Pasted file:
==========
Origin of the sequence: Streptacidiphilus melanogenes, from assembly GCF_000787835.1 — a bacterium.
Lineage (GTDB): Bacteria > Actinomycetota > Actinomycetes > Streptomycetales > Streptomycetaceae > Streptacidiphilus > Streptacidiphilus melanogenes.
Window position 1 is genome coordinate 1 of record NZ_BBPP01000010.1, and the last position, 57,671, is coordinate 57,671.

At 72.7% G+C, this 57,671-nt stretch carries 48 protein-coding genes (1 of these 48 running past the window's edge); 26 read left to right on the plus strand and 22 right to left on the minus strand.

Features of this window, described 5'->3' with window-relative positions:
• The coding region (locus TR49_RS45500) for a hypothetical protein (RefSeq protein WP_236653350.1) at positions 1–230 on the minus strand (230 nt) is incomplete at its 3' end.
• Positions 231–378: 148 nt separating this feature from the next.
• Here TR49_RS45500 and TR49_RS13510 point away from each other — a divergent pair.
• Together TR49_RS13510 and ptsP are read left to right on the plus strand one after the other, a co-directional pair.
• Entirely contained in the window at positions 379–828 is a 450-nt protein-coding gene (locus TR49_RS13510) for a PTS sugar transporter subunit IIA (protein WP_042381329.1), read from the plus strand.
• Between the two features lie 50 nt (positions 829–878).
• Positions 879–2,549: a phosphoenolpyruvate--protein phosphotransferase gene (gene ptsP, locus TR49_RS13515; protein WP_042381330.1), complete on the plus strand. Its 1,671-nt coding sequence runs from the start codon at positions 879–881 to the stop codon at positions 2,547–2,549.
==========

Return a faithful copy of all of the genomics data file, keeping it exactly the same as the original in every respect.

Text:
Origin of the sequence: Streptacidiphilus melanogenes, from assembly GCF_000787835.1 — a bacterium.
Lineage (GTDB): Bacteria > Actinomycetota > Actinomycetes > Streptomycetales > Streptomycetaceae > Streptacidiphilus > Streptacidiphilus melanogenes.
Window position 1 is genome coordinate 1 of record NZ_BBPP01000010.1, and the last position, 57,671, is coordinate 57,671.

At 72.7% G+C, this 57,671-nt stretch carries 48 protein-coding genes (1 of these 48 running past the window's edge); 26 read left to right on the plus strand and 22 right to left on the minus strand.

Features of this window, described 5'->3' with window-relative positions:
• The coding region (locus TR49_RS45500) for a hypothetical protein (RefSeq protein WP_236653350.1) at positions 1–230 on the minus strand (230 nt) is incomplete at its 3' end.
• Positions 231–378: 148 nt separating this feature from the next.
• Here TR49_RS45500 and TR49_RS13510 point away from each other — a divergent pair.
• Together TR49_RS13510 and ptsP are read left to right on the plus strand one after the other, a co-directional pair.
• Entirely contained in the window at positions 379–828 is a 450-nt protein-coding gene (locus TR49_RS13510) for a PTS sugar transporter subunit IIA (protein WP_042381329.1), read from the plus strand.
• Between the two features lie 50 nt (positions 829–878).
• Positions 879–2,549: a phosphoenolpyruvate--protein phosphotransferase gene (gene ptsP, locus TR49_RS13515; protein WP_042381330.1), complete on the plus strand. Its 1,671-nt coding sequence runs from the start codon at positions 879–881 to the stop codon at positions 2,547–2,549.